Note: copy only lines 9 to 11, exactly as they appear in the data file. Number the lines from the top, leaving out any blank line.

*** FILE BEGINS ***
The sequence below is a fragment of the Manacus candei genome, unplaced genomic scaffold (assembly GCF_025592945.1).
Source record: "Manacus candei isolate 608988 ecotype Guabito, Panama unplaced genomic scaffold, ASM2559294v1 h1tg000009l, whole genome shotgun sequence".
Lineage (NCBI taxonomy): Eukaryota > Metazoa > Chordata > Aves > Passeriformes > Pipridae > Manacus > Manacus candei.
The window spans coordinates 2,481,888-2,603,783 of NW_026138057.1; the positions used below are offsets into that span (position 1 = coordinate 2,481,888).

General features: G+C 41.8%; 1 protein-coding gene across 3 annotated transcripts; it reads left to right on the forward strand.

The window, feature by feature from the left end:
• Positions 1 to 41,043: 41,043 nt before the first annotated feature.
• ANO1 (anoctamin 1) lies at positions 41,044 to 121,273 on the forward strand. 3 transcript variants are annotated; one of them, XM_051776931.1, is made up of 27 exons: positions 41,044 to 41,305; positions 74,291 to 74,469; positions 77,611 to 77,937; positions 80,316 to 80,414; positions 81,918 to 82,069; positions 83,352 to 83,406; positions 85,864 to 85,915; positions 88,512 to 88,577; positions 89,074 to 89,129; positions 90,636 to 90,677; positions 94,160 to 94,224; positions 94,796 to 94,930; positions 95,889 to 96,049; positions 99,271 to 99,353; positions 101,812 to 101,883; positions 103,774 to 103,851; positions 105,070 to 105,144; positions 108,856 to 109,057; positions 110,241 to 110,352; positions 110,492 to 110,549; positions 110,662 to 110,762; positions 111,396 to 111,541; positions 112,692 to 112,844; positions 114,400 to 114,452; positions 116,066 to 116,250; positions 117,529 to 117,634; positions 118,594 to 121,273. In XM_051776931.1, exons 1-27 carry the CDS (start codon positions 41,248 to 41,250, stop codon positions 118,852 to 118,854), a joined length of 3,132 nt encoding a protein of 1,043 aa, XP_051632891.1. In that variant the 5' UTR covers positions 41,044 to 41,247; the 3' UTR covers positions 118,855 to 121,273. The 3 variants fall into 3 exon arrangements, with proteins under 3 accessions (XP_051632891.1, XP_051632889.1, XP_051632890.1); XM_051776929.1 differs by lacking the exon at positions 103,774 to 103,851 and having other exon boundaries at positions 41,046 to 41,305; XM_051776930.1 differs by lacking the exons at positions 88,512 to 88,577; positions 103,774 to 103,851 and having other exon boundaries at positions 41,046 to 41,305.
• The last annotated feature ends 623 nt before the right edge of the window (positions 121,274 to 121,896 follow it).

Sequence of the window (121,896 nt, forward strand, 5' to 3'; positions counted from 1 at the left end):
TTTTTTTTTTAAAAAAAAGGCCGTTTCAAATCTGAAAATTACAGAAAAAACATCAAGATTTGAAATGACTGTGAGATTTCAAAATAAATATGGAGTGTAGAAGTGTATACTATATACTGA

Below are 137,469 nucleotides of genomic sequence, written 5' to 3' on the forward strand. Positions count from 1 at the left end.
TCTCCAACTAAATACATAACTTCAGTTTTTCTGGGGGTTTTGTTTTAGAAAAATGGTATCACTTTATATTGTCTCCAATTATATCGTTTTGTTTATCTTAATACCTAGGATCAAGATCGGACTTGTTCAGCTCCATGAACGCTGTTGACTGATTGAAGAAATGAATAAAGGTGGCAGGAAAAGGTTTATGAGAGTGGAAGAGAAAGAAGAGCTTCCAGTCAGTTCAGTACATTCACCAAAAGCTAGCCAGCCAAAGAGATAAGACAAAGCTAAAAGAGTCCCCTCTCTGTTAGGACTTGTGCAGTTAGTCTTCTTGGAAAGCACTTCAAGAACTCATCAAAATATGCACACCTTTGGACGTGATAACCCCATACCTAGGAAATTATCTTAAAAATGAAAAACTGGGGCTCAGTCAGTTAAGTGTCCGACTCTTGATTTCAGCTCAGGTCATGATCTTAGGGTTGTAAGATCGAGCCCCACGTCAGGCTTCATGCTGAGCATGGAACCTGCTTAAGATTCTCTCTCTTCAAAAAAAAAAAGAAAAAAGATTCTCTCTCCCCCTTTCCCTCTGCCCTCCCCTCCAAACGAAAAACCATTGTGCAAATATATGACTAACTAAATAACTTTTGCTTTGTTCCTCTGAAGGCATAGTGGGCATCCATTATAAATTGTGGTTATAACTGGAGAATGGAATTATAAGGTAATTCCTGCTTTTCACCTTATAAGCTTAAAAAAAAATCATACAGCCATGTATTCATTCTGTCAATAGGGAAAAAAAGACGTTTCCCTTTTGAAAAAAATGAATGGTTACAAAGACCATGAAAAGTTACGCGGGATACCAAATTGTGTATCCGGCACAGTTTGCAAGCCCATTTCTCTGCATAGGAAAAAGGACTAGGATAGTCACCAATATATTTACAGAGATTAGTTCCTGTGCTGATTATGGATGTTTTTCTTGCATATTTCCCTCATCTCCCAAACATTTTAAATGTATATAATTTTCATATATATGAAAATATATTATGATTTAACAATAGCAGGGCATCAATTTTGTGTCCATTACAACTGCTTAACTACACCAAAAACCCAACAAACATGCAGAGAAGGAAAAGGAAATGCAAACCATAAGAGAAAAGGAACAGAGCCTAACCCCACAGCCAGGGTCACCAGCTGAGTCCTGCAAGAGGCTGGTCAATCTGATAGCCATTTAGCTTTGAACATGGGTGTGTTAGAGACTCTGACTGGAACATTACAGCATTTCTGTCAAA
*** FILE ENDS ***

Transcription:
• The last annotated feature ends 623 nt before the right edge of the window (positions 121,274 to 121,896 follow it).

Sequence of the window (121,896 nt, forward strand, 5' to 3'; positions counted from 1 at the left end):
TTTTTTTTTTAAAAAAAAGGCCGTTTCAAATCTGAAAATTACAGAAAAAACATCAAGATTTGAAATGACTGTGAGATTTCAAAATAAATATGGAGTGTAGAAGTGTATACTATATACTGA